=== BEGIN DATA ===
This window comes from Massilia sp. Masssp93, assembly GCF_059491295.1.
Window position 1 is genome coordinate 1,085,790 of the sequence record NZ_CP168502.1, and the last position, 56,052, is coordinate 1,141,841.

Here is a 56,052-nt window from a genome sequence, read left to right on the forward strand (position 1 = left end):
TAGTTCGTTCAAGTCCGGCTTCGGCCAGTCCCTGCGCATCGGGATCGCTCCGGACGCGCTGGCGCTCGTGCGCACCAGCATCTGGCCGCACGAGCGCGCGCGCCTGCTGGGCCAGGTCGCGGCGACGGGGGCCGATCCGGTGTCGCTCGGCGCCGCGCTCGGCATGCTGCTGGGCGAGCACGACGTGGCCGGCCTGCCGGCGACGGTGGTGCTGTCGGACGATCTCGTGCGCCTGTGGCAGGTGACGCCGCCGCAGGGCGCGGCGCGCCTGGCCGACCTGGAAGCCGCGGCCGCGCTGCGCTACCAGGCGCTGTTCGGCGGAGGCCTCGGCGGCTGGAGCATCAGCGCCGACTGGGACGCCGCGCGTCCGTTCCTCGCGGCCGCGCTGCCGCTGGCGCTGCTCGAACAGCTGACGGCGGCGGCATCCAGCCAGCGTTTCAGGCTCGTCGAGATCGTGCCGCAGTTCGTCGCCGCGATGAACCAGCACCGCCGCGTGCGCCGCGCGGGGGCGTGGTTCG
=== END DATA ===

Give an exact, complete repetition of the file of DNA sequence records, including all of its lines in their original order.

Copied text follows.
This window comes from Massilia sp. Masssp93, assembly GCF_059491295.1.
Window position 1 is genome coordinate 1,085,790 of the sequence record NZ_CP168502.1, and the last position, 56,052, is coordinate 1,141,841.

Here is a 56,052-nt window from a genome sequence, read left to right on the forward strand (position 1 = left end):
TAGTTCGTTCAAGTCCGGCTTCGGCCAGTCCCTGCGCATCGGGATCGCTCCGGACGCGCTGGCGCTCGTGCGCACCAGCATCTGGCCGCACGAGCGCGCGCGCCTGCTGGGCCAGGTCGCGGCGACGGGGGCCGATCCGGTGTCGCTCGGCGCCGCGCTCGGCATGCTGCTGGGCGAGCACGACGTGGCCGGCCTGCCGGCGACGGTGGTGCTGTCGGACGATCTCGTGCGCCTGTGGCAGGTGACGCCGCCGCAGGGCGCGGCGCGCCTGGCCGACCTGGAAGCCGCGGCCGCGCTGCGCTACCAGGCGCTGTTCGGCGGAGGCCTCGGCGGCTGGAGCATCAGCGCCGACTGGGACGCCGCGCGTCCGTTCCTCGCGGCCGCGCTGCCGCTGGCGCTGCTCGAACAGCTGACGGCGGCGGCATCCAGCCAGCGTTTCAGGCTCGTCGAGATCGTGCCGCAGTTCGTCGCCGCGATGAACCAGCACCGCCGCGTGCGCCGCGCGGGGGCGTGGTTCG